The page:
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Capturing Our Wild Island

Nov 6, 2018
Article by Andrew Johnstone

Photography is as popular as ever. The rise of social media, in particular Instagram, means everyone is photographer at some level. The majority of people just want to document what they’re up to, to capture memories without fuss. Others, both enthusiasts and professionals, post only their best shots and seek to continually progress and improve their skills in order to showcase their talents and, hopefully, get the odd ‘like’.

Wild Island Gallery in Hobart hosts regular, multi-day landscape photography workshops with two of Tassie’s most popular and award winning photographers, Rob Blakers and Loic Le Guilly

Rob and Loic have spent years refining their craft, learning how to best capture a scene. With more than 50 years of combined experience exploring and photographing in Tasmania, they are well positioned to provide invaluable tips on technique, composition and location.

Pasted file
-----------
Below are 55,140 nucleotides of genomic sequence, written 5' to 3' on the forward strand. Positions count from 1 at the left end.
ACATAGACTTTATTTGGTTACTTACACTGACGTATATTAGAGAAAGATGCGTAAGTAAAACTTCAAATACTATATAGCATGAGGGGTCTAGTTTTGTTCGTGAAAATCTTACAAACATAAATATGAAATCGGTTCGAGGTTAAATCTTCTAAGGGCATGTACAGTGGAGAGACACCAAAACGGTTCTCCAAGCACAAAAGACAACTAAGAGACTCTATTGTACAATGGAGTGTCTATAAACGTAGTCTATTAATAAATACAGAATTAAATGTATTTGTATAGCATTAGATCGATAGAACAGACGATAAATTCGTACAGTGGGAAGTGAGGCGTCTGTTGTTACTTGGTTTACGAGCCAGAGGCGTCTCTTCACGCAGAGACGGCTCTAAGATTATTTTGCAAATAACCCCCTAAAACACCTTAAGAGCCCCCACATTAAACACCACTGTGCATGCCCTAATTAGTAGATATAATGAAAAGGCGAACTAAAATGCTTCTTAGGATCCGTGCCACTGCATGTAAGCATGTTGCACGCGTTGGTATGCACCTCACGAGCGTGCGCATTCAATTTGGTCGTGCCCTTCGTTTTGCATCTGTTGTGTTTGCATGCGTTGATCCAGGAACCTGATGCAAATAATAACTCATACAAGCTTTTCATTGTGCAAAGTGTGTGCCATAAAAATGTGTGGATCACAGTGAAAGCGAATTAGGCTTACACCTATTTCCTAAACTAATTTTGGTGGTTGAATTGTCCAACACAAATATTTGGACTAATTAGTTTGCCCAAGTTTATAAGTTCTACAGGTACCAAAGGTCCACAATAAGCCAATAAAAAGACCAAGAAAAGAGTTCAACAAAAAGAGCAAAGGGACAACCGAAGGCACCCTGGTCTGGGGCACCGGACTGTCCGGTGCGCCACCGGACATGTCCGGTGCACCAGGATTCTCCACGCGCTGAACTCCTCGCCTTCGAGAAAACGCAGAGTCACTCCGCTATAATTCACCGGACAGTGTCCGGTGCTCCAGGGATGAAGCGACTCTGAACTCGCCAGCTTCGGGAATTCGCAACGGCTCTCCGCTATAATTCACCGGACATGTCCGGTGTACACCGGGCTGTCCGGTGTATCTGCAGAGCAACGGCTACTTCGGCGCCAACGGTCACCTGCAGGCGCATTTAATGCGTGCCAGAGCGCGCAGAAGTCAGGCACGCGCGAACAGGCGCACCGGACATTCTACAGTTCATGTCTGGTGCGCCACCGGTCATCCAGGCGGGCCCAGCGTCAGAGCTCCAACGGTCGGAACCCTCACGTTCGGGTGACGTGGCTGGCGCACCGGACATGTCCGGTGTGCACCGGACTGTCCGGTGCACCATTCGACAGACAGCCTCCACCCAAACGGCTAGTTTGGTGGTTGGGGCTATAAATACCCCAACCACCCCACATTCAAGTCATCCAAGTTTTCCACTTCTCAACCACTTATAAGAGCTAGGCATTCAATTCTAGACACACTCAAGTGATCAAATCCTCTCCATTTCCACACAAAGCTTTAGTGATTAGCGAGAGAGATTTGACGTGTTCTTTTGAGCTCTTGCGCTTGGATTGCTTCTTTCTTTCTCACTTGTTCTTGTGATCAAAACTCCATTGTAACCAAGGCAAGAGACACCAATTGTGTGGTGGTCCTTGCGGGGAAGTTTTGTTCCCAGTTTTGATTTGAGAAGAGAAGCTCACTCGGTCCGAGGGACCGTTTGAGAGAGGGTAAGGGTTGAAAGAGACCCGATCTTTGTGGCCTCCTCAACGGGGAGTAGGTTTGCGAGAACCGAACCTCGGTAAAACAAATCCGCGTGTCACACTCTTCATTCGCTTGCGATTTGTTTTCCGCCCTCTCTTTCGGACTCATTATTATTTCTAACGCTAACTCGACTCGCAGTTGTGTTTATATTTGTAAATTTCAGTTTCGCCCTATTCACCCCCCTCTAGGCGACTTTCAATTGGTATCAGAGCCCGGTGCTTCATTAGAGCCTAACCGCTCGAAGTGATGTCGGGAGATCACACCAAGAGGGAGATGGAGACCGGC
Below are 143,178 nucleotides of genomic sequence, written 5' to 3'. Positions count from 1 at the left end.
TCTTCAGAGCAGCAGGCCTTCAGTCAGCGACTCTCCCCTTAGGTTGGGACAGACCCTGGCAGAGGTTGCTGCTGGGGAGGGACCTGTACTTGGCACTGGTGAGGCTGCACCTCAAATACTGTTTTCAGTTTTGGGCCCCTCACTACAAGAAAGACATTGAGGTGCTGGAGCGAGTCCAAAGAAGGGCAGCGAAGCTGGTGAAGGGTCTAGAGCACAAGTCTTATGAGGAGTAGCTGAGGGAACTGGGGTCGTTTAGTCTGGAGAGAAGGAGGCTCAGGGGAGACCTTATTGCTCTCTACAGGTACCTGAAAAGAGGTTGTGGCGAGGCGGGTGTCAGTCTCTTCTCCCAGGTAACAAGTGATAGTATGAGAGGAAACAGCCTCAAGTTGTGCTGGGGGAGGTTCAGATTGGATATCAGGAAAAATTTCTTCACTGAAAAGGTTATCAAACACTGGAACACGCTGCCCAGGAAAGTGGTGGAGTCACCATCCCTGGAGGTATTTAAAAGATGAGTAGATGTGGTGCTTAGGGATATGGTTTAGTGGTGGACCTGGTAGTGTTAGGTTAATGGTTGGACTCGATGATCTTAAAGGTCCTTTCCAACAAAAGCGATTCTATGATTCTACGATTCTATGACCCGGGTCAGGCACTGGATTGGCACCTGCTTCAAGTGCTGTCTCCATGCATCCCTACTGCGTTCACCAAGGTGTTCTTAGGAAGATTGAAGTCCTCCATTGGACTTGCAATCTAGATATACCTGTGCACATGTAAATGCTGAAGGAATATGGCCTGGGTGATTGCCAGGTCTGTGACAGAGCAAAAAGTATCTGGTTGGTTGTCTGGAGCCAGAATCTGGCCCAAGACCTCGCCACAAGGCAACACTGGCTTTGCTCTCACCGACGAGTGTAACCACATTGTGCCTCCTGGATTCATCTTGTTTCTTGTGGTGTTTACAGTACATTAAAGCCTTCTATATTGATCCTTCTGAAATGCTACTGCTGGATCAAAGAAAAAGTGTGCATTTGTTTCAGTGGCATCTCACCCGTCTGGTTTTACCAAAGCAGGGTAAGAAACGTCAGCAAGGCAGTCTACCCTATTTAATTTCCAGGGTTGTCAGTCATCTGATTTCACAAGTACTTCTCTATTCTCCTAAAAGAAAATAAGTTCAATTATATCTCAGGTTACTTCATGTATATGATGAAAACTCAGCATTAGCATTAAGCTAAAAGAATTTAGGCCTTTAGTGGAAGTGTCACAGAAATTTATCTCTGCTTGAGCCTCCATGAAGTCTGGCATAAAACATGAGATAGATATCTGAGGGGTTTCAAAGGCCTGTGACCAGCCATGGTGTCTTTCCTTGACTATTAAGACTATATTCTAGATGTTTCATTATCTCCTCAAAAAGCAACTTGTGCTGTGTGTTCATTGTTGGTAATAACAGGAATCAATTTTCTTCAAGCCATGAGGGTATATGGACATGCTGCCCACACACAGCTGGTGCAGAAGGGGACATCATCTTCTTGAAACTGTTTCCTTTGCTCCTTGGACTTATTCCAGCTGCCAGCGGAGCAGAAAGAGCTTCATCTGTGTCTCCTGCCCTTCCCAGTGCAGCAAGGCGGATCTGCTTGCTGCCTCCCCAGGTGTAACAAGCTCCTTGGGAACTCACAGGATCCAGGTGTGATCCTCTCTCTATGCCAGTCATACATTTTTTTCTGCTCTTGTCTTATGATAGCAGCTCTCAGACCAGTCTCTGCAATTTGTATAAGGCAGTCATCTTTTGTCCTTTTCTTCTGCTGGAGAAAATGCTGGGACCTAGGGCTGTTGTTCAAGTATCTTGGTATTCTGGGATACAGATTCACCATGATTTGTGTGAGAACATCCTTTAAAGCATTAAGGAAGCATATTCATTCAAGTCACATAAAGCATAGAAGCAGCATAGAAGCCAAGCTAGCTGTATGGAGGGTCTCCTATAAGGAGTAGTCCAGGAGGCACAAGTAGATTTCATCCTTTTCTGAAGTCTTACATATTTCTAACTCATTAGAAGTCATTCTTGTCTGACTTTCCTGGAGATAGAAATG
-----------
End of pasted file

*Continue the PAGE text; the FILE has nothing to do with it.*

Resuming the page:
Location is perhaps the most exciting element of these workshops. On the day that Lume joined participants during one of Rob and Loic’s workshops, we hiked into an isolated part of the Tarkine rainforest to a waterfall that, in Loic’s opinion, less than 20 people will have ever seen. The area was as untouched by man as you’re likely to find and had been discovered by Rob on one of his many solo hikes into the wilderness.

It was a humbling experience to be in such an ancient and isolated area – one that would have been almost impossible without Rob’s local knowledge. Now, I’m going to stop writing and let the photos do the talking.

Photos by Cheryl Eagers

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